Whose privacy?

Here are my (belated) notes on Prof. Gavin Phillipson’s presentation on English privacy law, given to the first evening session of the Dublin Legal Workshop this year. It’s all well and good to take notes with a laptop, but finding time to tidy them up is another matter entirely! I also add some comments of my own regarding the direction of ‘privacy and law’ in broad terms.


He started off by reviewing the recent history of privacy law in England (since the incorporation of the ECHR’s Article 8 through the Human Rights Act), and the major cases of Campbell v MGN and von Hannover v Germany. This set the tone for what would be a major concern expressed throughout the talk – that the House of Lords had tried to figure out the scope of privacy (or ‘breach of confidence’ , as the traditional rememdy being ‘modified’), but the European court had also moved the goalposts of full ECHR compliance. In his concluding remarks, he found that the English courts’ attention to ECHR jurisprudence on privacy was “a one night stand, not an enduring relationship”, and that the common law continues to develop independently.

We heard a good summary of the historical cases, including Campbell and von Hannover – but I’ll spare you those notes. The summary question, for me, is whether ‘anodyne’ matters (and non-public duties occupying a middle ground on the privacy spectrum) are protected by (evolvoing) privacy law, and to a lesser extent how non-public fitures are treated.

He gave three suggestions on how the English courts could deal with the direcion from von Hannover, and then discussed three recent cases of interest: (McKennitt, A v B and Associated Newspapers v Prince of Wales). Those suggestions, incidentally, were:

1) reinterpret Campbell (noting that this would be a French-style right to one’s image (subject to public interest, official duties etc), and would be very unpopular from a legal and media point of view)

2) suggest that the Data Protection Act can deal with certain personal matters (but noting that this would be seen as inadequate as injunctions are not available)

3) Read down von Hannover, confine it to cases of serious harrassment, persistent etc (but again noting a problem, this being the Sciacca case where the release of a photograph of a woman suspected of fraud was a violation of Article 8 )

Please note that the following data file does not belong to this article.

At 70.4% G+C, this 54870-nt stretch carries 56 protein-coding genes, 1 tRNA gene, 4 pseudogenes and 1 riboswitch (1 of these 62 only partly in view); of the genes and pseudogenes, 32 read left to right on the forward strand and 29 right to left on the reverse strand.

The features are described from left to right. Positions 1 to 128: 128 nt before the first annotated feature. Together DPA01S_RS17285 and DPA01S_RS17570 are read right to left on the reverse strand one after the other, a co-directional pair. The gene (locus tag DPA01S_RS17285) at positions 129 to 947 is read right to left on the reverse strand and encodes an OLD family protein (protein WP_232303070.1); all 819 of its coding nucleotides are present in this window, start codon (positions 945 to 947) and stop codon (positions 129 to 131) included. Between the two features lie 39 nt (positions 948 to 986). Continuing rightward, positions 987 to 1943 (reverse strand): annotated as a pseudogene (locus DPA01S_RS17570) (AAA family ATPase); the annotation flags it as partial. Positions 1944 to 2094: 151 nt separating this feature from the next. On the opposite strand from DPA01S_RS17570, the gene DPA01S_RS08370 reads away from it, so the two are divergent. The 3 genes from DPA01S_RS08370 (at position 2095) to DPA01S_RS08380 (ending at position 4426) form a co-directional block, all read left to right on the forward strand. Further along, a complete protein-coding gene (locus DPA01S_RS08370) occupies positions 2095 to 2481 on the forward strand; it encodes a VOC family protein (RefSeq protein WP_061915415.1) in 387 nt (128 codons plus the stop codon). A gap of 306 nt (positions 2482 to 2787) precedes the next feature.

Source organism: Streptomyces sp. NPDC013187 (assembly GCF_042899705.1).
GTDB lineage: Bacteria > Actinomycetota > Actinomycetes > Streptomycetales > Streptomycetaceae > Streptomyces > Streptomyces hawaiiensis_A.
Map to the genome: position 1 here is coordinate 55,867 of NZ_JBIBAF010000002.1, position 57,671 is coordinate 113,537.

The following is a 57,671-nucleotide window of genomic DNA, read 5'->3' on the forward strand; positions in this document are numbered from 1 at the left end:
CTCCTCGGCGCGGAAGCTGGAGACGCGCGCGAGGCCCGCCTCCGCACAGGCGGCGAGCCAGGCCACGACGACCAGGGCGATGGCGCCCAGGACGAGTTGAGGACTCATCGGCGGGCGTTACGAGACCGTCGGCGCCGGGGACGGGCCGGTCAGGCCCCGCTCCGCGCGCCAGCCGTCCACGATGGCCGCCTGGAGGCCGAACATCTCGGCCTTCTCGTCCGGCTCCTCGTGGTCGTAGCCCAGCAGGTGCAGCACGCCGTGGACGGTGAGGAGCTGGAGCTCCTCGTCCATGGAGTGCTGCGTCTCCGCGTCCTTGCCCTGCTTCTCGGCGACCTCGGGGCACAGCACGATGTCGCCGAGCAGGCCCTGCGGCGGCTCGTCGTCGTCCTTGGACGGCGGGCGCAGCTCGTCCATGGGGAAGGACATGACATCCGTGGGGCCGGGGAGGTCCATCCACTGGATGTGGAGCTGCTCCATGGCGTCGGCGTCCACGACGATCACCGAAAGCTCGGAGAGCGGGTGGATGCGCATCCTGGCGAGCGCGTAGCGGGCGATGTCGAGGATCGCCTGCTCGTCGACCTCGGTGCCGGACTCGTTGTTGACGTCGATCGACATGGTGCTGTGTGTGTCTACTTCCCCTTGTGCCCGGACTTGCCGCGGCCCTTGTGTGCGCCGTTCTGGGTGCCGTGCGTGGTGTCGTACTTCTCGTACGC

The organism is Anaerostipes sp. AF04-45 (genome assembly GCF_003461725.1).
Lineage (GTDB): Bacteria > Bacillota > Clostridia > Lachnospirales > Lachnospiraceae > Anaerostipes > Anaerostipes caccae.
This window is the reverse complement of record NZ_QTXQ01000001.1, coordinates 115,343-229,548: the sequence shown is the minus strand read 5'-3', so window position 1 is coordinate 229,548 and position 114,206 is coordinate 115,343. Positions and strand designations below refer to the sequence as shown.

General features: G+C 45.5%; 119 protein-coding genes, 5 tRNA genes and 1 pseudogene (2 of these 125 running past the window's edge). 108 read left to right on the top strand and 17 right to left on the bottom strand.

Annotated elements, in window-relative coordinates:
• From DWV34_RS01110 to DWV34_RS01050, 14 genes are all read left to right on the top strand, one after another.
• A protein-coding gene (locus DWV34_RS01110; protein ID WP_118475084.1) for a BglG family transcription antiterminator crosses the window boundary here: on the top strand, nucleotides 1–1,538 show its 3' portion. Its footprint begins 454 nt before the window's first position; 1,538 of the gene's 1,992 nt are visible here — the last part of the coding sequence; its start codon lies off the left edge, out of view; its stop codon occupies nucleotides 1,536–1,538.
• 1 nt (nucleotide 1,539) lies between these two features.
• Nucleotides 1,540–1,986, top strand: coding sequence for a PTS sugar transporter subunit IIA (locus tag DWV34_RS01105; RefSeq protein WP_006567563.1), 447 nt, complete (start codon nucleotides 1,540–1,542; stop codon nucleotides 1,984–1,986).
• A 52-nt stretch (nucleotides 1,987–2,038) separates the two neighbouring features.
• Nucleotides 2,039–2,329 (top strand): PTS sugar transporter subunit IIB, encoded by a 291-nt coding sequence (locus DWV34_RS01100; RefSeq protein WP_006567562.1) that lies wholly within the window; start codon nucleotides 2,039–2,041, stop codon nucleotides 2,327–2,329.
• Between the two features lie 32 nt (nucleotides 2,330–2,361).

Phillipson expressed an argument that those that are considered to have done ‘bad’ things, those that the court disapproves of (e.g. Garry Flitcroft in the older A v B case, Jamie Theakston and the more recent A v B (dealing with disclosures by an ex-wife regarding drug addiction etc) are not likely to succeed in calling for the courts to protect their privacy, while the ‘blameless’ (the warbling McKennitt, the wonderful Prince Charles etc) or those who are the subject of theft (Douglas) are likely to win – and conveniently, the case that split the House of Lords, Campbell, is of someone ‘bad’ (drug addict) trying to be ‘good’ (going quietly to Narcotics Anonymous). I think that this criticism of the English courts stands as the strongest and most persuasive point of the presentation.

Responding, via Facebook, CCTV and more

If you just came here to find out what was said, you can stop reading here. The rest is all me.

My argument, expressed briefly iin questions and answers on the day and outlined in a bit more detail here, is that we are seeing two modern, contradictory trends. On one hand, the inescapable conclusion of Strasboug (and indeed, House of Lords) judgements is that the zone of personal privacy – the circle radiating outwards all the way through private sexual life to happy family moments (weddings) right the way to shopping trips, is expanding. But at the same time, the zone of personal privacy as expressed against the State is decreasing, especially in a ‘war on terror’ climate. CCTV, data retention and other unchallenged features of the modern age, extend the ability of the State (not to mention large corporations) to receive, collect, process, analyse and (often) act upon information that becomes closer and closer to the notional absolute-privacy-core.

From the point of view of the individual, this is deeply confusing. From the point of view of the libertarian or indeed the advocate of the ‘ordinary’ consumer, it is a nightmare. From the point of view of the media, it is disaster. Even from the point of view of the nosy neighbour, friend or gossip, it is a serious change to accepted ‘everyday life’.

Indeed, I’d argue that the two-faced treatment of privacy brings the concept of legal privacy into quite some disrepute. How else is one to rationalise the data-grab of the Irish government (link – McDowell etc) with the ability of Prince Charles to use privacy law to stop such and the persistence of unaccountable decision making (even despite the good work of FOI legislation).

This is madness, utter madness. When you have stories like that of the social networking site Facebook, which added a new ‘feature’ that pushed a user’s profile information onto a ‘mini-feed’ visible on friends’ pages, you see that the average, everyday citizen is accepting a high level of public or semi-public circulation of personal information. The same citizen is watched by cameras and has their Internet access logged and pored over. Gets unwanted mail from supermarkets and mobile phone spam. But the average, everyday princess, prince or dull Canadian singer is seeing their sphere of media-shunning influence expanding case by case. How do we make sense of it all?

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